From: Parallel Universe 2/19/2013Actress Keri Russell (TV’s “Felicity,” the films “Waitress,” “Mission: Impossible III”) returns to the big screen this week in “Dark Skies,” playing a suburban mom whose world is rocked by a passel of spooky extraterrestrials who take up residence in her house and take a particular interest in her two young boys. MSN Movies talked to the actress about the movie.
MSN Movies: Depending on whether one counts “Mission: Impossible III” as a genre film, “Dark Skies” is the first genre movie you’ve made. What attracted you to it?
Keri Russell: I’d say, definitely it is my first genre movie. As is often the case, it was the script that got me. You read so many scripts in a week, and I read this one and I thought, “That’s gonna work. I know it’s gonna work.” Even though I’d never done, as you say, a genre film before. The thing that stood out, what [writer-director] Scott Stewart did, was create the story of a family. Which is what was prominent in a movie like “Poltergeist,” too. And it was a family you believed in; the script gave them a credibility that meant you were invested in the characters, in this family, before the unexplainable things started happening to them. All the outside forces that are pressuring them before the alien element sets in: the dad losing his job, missing the payments on the mortgage, the parents starting to fight, the kids starting to explore sexuality, the outside forces of friends the parents don’t like, all of those aspects felt so real. And totally relatable. And then … the scary stuff starts happening!
There are quite a few scenes, after the family sets up security cameras all over the house, where the audience sees speeded-up real-time footage of the characters sleeping, making up beds, all sorts of everyday things. Did you have to enact them that way?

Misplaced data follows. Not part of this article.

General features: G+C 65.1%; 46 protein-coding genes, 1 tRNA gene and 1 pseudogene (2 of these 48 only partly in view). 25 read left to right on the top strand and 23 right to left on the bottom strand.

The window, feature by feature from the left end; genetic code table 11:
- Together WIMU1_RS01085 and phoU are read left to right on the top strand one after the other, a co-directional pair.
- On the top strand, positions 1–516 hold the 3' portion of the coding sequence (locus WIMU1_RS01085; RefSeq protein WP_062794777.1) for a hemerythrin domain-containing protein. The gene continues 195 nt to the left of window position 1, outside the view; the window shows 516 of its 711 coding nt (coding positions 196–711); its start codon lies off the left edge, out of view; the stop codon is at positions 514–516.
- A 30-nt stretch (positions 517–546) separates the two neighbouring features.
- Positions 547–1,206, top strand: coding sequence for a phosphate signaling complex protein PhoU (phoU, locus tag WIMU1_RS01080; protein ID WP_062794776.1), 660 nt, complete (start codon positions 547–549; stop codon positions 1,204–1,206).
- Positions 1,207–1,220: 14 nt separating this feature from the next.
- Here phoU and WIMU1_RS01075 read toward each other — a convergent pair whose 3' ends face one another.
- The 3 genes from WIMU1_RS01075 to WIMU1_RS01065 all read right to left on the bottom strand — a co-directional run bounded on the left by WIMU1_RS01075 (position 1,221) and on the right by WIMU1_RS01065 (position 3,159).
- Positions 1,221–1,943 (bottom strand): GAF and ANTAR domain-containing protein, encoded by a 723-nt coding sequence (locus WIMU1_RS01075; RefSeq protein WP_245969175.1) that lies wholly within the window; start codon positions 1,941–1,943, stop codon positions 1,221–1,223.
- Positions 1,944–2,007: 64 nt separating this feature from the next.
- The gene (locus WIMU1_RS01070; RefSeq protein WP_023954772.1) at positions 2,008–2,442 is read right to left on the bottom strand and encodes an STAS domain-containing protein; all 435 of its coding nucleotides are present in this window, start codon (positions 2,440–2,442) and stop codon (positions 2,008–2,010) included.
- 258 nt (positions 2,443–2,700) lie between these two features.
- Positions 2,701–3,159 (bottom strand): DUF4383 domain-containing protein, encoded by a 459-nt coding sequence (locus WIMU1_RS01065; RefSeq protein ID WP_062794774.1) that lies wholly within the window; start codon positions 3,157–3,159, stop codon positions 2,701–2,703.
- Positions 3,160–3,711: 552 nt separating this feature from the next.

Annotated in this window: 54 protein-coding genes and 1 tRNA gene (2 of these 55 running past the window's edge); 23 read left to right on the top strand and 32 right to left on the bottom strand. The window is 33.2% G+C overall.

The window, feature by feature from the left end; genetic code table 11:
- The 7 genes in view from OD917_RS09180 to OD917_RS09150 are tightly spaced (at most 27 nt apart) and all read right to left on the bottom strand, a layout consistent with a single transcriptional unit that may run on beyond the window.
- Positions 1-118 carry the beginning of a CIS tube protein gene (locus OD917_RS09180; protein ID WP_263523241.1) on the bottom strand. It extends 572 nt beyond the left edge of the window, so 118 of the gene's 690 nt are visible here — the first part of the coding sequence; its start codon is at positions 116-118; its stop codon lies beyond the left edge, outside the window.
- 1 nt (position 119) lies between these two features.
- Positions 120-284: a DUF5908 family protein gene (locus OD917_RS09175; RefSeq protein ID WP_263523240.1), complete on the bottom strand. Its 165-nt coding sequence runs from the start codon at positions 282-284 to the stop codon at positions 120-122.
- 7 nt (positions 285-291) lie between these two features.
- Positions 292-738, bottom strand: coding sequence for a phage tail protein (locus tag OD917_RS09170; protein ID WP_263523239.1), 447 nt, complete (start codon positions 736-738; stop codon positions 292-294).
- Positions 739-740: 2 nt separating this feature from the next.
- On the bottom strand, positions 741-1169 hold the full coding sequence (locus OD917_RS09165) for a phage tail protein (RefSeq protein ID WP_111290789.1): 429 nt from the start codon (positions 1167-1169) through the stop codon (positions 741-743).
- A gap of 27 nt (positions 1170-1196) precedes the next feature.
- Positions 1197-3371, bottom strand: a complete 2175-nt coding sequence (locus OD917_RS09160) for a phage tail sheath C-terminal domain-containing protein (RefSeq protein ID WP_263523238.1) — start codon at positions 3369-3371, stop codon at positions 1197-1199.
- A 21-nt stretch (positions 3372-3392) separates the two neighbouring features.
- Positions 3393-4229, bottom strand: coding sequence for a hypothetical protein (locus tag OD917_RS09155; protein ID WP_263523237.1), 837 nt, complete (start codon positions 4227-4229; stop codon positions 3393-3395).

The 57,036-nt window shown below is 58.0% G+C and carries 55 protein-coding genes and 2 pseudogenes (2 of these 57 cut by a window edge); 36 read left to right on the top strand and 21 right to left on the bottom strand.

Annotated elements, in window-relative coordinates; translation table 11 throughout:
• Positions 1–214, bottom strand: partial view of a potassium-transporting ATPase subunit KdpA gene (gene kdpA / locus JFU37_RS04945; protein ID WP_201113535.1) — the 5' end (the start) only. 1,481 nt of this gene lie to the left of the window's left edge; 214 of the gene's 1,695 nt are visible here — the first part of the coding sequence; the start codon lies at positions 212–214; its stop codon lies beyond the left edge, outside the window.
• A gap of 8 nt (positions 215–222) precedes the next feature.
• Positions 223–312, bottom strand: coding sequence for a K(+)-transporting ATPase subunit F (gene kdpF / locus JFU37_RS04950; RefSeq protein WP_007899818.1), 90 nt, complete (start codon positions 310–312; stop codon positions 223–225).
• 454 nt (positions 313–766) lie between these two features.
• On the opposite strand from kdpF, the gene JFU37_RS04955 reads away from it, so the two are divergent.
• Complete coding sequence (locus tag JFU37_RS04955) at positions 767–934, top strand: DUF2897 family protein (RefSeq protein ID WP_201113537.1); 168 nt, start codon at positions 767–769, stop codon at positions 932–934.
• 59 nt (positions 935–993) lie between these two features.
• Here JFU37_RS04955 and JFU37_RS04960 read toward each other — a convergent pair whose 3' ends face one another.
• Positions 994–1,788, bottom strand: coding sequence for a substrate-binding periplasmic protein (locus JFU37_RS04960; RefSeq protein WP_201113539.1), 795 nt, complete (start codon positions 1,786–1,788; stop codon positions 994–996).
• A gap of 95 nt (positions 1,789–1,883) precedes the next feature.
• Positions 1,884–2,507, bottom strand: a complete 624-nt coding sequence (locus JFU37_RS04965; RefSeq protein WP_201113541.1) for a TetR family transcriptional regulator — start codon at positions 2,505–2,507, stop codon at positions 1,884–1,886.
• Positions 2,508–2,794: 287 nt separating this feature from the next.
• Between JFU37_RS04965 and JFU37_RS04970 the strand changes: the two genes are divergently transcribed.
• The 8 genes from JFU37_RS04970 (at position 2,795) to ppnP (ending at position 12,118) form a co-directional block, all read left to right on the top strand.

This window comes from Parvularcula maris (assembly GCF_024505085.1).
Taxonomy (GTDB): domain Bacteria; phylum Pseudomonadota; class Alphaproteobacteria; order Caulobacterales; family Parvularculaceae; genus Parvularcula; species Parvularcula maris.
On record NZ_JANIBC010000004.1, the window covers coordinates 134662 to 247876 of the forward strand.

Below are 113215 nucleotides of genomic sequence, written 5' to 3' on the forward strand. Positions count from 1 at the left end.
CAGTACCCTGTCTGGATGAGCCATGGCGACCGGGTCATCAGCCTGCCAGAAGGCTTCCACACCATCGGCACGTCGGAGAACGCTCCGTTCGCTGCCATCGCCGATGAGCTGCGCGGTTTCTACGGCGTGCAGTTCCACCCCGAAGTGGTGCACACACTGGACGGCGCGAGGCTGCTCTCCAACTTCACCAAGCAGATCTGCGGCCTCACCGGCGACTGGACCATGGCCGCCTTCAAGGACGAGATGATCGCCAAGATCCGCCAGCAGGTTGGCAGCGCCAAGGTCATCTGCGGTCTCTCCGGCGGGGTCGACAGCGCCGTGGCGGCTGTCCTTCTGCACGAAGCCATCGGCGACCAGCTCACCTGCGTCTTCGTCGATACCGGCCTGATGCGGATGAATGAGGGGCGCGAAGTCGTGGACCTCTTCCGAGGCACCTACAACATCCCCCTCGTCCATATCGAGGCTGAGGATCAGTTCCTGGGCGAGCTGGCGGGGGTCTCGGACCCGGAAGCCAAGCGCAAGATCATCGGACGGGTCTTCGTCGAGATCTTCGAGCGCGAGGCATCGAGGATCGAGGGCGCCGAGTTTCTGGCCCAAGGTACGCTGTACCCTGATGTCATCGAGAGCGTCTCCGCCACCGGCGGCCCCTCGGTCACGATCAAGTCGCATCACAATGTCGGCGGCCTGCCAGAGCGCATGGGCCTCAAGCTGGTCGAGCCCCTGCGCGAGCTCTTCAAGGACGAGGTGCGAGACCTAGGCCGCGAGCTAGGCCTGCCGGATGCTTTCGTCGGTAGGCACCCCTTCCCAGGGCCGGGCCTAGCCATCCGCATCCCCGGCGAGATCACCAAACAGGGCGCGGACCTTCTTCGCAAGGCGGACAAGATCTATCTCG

We did do a lot of the video camera-type stuff. But we shot almost the entire movie over the course of a month, and most of it in the house in which it’s set. It was a very bare-bones, go-for-it kind of production. I do find, that when you’re acting scared, in a state of panic, you’re in a complete state of alert, and it’s really exhausting. During the scenes when the various catastrophes are happening to the family, I kept thinking of Hurricane Katrina, in a way, and of what, as a parent — knowing something so beyond your control is headed your way, and knowing maybe you’re not going to be able to protect your kids, you’re going to do everything that you can for the people you’re supposed to take care of. But there’s a hopelessness, and a heartbreak, that comes from knowing you might not be able to, despite your best efforts. So that’s something I thought about a lot.
Is that something you think about a lot outside of the world of the movie, or the movies?
Sure. There’s this scene in the movie where the doctor says, “We found these weird marks on your kid,” and it’s such a powerful scene that, as a parent, it’s your worst fear, because, among other things, you’re thinking, “Where was I?” The idea that this has happened on your watch and this has happened in some way? Yeah, as a mother, that really resonated.
This movie depicts the suburbs as a pretty brittle place, where any deviations from a certain norm are answered with disapprobation and a kind of shutting out. What was it like depicting someone at the receiving end of that?
It’s scary. I think it works; I like the idea of the isolation. Going through something and feeling isolated only amplifies it, as does feeling you can’t be honest about things. And the feeling that no one is going to believe you, it’s a terrifying place to be. That’s what made the character of the alien expert my character seeks out, who’s played by J.K. Simmons, so interesting. All of the choices he made, right down to the clothes he wore. He plays a person who’s been confronting the alien presence for years, and I loved that he played him so real. He didn’t play him like some creepy weird dude, he played him as someone who was so beaten down by the truth. The reality. Which I loved, and made it so much scarier: He’s so resigned to it. So “this is how it is.” You could see that kind of character a million different ways, more manic, but he was so … still.
There are parts of this film that are going to be seen as derivative, but it also takes risks in terms of ambiguity and leaving the audience with questions.
I like that. It is kind of daring, but I think it really works. It leaves things sort of untied, but I guess that’s the point.